A Quick Start Guide to Researching Your Roots, Part 2

A Quick Start Guide to Researching Your Roots, Part 2

By Shannon Warnick

My mom lives to retell a tale about my brother and me. It seems that when we were very young, we had so much fun at the beach that we wanted to relive it - in our bathroom! Using our sand pails, we carefully scooped the water out of the toilet and dumped it onto the floor. Being the bright children that we were, we flushed the toilet, to refill our water supply. I'm not sure what finally gave us away, perhaps water dripping through the ceiling or the unusual quietness of our play, but by the time she happened upon us, we were well on the way to recreating the New Jersey shore.

To most people this is a cute story of some creative children, but to a genealogist, this is just another piece of my family's history. The oral history - the stories and traditions - can paint a colorful picture of the past, providing clues for further research. For example, my father told stories about his next door neighbor in Colorado who used raise chickens. Believe me, it brought a whole new meaning to the phrase "running around like a chicken with it's head cut off."

While my father and grandparents are no longer here, I am fortunate to have several relatives from that side of the family still living, in California and Colorado. Contacting them is the next step in my research. While it would be better to talk with them in person, that's not really possible since I am in Texas, so I am going to have to resort to the phone or letters.

Keeping in mind time differences and long distance charges, I've put together a few things that I'm going to ask my aunts about:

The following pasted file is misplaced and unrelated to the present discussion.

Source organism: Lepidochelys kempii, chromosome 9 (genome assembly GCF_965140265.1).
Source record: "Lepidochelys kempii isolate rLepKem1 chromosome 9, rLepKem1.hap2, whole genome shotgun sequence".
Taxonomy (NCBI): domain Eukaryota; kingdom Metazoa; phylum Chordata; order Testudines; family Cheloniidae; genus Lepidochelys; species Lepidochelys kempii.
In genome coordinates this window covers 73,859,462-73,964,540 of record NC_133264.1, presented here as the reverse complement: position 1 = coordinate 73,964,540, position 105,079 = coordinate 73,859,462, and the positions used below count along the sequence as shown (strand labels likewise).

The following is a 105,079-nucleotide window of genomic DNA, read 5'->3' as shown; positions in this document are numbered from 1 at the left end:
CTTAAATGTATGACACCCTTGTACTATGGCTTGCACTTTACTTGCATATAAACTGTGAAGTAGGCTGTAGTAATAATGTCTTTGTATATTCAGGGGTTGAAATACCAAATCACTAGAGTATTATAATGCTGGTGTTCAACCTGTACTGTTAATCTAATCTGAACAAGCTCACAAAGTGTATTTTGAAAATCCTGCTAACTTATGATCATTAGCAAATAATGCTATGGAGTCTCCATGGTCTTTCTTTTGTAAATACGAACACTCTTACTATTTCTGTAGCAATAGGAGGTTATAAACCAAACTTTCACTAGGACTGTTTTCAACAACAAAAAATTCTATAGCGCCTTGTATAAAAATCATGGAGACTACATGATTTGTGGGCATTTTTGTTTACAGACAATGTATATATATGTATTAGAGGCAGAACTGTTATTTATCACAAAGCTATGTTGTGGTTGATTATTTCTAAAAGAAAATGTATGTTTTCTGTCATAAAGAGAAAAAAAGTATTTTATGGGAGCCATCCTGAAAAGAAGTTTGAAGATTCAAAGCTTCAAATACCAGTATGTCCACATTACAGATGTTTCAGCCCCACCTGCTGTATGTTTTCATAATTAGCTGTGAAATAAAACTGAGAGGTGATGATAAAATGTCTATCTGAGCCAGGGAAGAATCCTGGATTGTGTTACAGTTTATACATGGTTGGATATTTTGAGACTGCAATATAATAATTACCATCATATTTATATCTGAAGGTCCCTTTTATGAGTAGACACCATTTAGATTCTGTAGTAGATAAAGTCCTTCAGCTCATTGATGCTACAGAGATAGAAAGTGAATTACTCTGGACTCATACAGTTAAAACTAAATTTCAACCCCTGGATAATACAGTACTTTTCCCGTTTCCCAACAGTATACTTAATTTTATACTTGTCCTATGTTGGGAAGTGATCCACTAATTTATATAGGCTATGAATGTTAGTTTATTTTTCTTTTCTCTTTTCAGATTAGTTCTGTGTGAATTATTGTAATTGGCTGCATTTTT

Places that they lived

Traditions that they remember

Old pictures of my father, grandparents and any other relatives that they

may be willing to part with.

Any special stories that they remember from growing up

The purpose of my first contact is not to dig up everything they might know, but to spark memories and open the dialogue for future interviews/information. Basically I just want to get everyone in the family thinking about our heritage and helping me along on this journey.

If you will be attending a family reunion this summer, it would be the perfect time to personally interview some of your relatives. If possible record your interviews using a video or tape recorder. Ask about what life was like growing up, where they lived, what they felt like when President Kennedy was shot or when they first went to school. You can find a lot of great ideas on what to ask about from DearMYRTLE a genealogical advice column.

Don't forget to keep good records! Keep track of where each piece of information came from - the who, what and when's of each interview. Without this information we could easily lose track of where the stories and details came from, making it difficult to follow up.

Ahhh, yes, the follow up. Remember, this is just the beginning. There will be more calls, letters, interviews along the way. If you need an excuse, genealogy can be a great reason to reopen the lines of communication with distant relatives. No plans for the Fourth of July? Why not invite over a few relatives and start talking! I hear that barbeque and apple pie can work wonders to bring people together.

I bet you're wondering how these stories are going to really help us. Well, next month we'll talk about the clues that are hidden in the stories, traditions and photographs.

Until then,

Happy Hunting!


About the author

Shannon Warnick is Mom to Lisa, Collin, Daniel and Sarah. She loves to research on the internet and help those around her find what they need. Shannon loves the freedom the Internet has given her. She is also a Independent Technology Consultant.


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